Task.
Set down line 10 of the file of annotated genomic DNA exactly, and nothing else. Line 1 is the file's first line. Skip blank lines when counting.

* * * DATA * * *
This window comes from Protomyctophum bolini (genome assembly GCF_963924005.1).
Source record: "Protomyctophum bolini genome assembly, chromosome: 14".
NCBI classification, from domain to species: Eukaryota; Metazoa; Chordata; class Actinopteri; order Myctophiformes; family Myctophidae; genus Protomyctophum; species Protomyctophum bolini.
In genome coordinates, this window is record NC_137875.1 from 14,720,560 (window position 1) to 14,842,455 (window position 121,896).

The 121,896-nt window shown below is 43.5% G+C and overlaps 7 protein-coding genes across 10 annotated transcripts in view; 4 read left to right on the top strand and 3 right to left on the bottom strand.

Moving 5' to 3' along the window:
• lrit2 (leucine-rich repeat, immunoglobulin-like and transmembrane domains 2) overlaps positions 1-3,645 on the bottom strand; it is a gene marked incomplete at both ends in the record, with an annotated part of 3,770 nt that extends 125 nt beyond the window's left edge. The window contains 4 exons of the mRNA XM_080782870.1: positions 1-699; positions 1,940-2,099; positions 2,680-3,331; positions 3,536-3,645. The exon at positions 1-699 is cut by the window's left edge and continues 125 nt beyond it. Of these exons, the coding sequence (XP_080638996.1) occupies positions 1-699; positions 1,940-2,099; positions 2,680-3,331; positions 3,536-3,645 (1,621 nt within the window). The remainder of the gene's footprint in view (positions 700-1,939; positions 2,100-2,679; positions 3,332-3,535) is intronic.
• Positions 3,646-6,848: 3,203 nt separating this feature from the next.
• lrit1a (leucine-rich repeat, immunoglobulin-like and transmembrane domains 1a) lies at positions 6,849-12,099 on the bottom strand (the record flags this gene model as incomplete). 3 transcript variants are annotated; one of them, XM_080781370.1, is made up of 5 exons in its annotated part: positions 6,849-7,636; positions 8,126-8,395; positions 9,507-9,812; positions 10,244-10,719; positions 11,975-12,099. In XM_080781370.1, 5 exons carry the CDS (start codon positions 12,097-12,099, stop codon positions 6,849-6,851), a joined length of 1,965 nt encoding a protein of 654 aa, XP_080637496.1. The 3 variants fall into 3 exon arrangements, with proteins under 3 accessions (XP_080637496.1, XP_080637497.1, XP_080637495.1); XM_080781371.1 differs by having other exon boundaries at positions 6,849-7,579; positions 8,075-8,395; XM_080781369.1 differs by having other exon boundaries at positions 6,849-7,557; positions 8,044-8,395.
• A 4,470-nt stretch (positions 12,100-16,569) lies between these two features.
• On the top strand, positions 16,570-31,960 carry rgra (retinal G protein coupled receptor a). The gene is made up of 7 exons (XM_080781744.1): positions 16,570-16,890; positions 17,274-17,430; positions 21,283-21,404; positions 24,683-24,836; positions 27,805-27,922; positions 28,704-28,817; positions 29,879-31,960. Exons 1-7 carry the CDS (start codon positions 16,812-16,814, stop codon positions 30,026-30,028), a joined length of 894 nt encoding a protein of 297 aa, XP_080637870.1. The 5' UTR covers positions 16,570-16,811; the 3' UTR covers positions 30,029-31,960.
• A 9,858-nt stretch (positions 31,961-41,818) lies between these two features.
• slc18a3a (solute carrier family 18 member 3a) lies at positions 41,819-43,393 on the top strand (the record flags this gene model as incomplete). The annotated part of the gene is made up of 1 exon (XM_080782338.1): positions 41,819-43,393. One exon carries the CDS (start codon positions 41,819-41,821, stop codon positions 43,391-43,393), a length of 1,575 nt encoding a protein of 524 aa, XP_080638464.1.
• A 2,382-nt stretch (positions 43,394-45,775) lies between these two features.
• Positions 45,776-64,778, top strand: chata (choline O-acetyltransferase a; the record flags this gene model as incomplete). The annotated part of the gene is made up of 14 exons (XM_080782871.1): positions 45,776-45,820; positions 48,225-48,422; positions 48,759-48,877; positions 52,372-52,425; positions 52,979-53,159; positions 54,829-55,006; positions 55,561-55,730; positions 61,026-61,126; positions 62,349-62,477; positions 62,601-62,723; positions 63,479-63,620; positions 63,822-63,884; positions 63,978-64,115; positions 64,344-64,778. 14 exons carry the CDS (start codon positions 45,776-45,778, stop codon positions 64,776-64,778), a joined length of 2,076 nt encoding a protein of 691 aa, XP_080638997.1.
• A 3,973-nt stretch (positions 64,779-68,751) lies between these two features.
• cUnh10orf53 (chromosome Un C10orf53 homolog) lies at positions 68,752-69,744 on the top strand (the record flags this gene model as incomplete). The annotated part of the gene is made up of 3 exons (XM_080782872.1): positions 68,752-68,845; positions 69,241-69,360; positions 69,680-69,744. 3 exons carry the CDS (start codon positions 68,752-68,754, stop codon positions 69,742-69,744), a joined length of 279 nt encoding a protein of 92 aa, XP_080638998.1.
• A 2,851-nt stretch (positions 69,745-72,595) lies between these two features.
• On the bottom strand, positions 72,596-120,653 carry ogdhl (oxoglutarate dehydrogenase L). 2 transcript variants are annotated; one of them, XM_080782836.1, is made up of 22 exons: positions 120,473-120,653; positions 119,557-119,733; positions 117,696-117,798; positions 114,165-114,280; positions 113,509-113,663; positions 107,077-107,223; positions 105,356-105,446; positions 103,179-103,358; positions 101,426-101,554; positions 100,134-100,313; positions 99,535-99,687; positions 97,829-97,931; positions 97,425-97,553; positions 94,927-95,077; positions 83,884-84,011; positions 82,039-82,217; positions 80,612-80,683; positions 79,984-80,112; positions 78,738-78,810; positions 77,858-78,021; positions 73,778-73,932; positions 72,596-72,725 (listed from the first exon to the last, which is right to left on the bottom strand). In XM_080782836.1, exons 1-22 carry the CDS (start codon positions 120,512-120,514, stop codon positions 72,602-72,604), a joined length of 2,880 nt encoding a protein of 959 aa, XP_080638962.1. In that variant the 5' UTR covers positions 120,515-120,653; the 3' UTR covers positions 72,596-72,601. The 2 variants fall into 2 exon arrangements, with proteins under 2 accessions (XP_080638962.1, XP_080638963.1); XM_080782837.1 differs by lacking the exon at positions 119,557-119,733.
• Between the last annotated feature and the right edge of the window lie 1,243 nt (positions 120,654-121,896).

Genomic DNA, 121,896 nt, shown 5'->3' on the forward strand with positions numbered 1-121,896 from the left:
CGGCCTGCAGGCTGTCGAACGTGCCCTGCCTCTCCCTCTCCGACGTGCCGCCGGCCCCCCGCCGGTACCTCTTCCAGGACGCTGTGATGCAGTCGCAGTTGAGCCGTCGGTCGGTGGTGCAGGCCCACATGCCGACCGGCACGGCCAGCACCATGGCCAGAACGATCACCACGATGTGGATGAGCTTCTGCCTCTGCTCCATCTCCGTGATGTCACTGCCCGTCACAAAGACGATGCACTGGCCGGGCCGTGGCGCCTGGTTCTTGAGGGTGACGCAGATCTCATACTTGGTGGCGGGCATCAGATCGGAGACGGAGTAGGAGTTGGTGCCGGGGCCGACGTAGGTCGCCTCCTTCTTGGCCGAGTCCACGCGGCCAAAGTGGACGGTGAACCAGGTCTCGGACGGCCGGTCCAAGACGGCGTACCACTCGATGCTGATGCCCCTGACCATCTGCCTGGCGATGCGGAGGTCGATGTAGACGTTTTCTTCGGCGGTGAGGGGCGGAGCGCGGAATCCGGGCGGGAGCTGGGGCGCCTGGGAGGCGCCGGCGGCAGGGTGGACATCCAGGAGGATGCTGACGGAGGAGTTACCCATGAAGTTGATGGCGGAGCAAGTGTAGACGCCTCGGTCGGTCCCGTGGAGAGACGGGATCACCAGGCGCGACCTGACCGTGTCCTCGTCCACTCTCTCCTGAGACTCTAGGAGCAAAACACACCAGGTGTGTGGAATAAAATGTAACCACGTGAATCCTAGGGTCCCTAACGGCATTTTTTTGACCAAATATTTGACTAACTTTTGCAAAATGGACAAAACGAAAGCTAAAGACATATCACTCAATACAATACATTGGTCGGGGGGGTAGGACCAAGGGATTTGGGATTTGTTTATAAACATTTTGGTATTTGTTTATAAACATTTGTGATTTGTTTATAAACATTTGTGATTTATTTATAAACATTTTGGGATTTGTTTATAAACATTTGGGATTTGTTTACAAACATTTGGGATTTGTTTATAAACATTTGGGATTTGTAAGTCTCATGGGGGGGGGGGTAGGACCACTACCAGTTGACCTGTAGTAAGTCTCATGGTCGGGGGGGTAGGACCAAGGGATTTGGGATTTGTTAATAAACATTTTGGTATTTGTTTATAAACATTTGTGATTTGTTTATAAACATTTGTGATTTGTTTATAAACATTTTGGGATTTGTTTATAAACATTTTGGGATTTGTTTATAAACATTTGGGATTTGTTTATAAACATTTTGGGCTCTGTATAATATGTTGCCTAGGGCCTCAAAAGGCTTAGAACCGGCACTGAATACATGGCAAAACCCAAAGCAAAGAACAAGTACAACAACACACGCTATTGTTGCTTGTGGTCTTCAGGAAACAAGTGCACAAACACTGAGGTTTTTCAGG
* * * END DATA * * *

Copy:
• A 4,470-nt stretch (positions 12,100-16,569) lies between these two features.